…….especially if you haven’t had the opportunity to do it in the past. I’m working with quite a few teachers in different places this year who feel very much out of their element when they are asked to teach kids how to write. Sure, “all teachers are teachers of writing,” and I know that most elementary teachers were certified to do precisely this, but when did pre-service learning ever perfectly prepare any of us to do our jobs well? That’s a nice but rather improbable ideal….we know this.
I’m learning a great deal about what it takes to improve writing instruction this year as I talk with those who feel comfortable and effective in their roles as writing teachers…and those who do not. Each of these groups seem to have distinct commonalities. The teachers who feel most comfortable distinguish themselves as writers and avid readers. They also place themselves in positions where they can learn more about writing practice, craft, instruction, and assessment. They know that their learning will never be done, and they know that their work will always be imperfect. Despite this, they continue to establish their own support networks around this, seek out opportunities to learn, and question their own practice. They are also very enthusiastic about teaching writing, despite the complex nature of doing so, which they also speak to.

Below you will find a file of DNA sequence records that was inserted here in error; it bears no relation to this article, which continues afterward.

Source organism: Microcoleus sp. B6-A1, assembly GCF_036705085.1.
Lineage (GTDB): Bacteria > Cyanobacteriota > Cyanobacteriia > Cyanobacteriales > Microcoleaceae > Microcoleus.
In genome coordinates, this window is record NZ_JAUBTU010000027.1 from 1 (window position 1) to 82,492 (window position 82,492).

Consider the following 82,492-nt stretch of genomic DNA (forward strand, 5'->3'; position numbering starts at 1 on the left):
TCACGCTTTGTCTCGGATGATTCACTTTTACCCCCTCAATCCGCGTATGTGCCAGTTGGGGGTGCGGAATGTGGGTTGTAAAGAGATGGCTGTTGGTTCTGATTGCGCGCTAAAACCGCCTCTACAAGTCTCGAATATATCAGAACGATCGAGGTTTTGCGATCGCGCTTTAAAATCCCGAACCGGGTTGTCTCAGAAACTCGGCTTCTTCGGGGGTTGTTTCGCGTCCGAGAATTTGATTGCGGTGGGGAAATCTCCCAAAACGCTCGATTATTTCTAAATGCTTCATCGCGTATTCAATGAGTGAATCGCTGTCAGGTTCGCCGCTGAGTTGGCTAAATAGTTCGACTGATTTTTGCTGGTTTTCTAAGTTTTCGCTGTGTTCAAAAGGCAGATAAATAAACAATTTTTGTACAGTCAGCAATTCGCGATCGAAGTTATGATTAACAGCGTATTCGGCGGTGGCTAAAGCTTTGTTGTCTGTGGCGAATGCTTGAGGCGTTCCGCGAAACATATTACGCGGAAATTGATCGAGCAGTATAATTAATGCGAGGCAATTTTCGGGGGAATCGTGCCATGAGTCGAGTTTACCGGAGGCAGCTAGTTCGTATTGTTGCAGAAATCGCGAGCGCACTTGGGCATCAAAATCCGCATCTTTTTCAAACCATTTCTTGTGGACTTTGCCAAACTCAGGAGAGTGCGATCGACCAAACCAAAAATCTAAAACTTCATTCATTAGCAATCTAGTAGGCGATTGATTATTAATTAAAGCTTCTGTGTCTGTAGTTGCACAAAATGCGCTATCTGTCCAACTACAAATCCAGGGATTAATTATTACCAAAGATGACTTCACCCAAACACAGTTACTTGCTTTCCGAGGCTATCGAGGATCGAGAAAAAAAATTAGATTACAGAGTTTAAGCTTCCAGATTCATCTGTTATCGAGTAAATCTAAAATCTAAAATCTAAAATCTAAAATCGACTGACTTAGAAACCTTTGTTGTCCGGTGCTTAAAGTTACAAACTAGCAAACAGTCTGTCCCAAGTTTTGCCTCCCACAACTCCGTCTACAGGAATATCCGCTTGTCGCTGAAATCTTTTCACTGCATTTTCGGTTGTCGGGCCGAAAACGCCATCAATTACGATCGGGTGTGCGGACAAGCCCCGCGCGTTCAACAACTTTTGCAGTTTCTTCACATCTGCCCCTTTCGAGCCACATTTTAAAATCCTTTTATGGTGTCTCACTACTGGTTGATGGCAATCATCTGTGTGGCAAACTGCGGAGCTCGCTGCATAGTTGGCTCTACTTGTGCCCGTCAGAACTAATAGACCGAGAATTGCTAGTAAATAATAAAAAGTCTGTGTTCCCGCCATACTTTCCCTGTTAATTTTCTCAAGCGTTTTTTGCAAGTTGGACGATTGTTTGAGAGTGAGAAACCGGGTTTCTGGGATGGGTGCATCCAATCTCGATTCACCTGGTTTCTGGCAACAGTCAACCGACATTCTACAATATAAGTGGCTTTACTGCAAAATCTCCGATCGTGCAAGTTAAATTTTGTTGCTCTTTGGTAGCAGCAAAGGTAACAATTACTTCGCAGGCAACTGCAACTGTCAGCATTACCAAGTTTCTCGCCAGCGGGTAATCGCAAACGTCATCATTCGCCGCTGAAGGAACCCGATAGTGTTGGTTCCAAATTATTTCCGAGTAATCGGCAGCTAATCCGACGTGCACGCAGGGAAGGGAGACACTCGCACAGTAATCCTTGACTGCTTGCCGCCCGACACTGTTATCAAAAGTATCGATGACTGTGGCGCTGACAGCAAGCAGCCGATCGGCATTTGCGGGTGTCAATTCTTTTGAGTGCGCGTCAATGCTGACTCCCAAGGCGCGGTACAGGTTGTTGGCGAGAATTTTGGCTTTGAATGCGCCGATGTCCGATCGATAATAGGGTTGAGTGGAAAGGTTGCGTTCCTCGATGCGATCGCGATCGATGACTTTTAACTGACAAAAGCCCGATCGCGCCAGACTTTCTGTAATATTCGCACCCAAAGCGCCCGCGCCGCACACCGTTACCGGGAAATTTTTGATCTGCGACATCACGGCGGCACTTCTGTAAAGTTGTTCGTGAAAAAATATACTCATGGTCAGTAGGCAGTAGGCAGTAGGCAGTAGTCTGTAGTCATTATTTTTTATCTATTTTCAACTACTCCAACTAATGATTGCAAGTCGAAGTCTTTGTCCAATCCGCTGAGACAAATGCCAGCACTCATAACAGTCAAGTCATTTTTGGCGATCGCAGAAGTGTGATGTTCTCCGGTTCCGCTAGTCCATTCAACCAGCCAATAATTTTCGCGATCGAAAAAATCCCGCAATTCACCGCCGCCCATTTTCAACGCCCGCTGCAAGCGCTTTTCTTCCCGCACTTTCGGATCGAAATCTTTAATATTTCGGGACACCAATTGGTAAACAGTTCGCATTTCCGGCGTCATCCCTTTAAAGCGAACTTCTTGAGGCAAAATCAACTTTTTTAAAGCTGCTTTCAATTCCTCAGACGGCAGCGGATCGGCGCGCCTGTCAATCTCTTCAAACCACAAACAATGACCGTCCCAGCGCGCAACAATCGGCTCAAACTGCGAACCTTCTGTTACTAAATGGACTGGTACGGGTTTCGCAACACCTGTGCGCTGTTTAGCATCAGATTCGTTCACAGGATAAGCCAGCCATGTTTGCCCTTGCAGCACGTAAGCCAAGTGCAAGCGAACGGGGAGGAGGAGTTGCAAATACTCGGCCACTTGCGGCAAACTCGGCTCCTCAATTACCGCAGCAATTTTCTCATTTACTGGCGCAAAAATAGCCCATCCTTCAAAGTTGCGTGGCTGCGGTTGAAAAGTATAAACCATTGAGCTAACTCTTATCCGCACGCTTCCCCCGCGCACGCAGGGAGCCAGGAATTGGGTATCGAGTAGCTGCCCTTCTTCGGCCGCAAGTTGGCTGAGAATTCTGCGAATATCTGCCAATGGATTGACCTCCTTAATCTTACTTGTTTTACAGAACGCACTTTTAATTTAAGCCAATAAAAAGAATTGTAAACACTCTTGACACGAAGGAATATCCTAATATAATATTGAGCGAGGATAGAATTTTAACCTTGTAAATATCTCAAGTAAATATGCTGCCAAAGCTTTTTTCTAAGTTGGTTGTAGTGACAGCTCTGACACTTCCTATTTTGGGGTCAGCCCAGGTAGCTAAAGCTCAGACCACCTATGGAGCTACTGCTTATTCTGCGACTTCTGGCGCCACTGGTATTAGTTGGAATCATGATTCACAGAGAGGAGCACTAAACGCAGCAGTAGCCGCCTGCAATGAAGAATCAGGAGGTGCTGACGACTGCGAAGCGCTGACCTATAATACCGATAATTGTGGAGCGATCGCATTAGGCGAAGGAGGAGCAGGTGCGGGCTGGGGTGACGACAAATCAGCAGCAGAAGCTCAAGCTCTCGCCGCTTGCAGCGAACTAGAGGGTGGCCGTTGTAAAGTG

The teachers who feel the least comfortable distinguish themselves as content specialists and are honest about the fact that their passions, their expertise, and their skills lie elsewhere. They claim that they are completely out of their element as writing teachers. They place themselves in positions where they can learn more about the things things they love to teach–but writing is not one of those things. When they approach their work as teachers of writing, they seek structure, order, and control, and they readily explain that they do this because they are uncertain about how to proceed in this role. They demonstrate confusion, frustration, and to a lesser degree in my experience, resistance. The majority claim that they feel discouraged. They often feel judged for what they do not know.
Lots to consider there. More later–have a good week!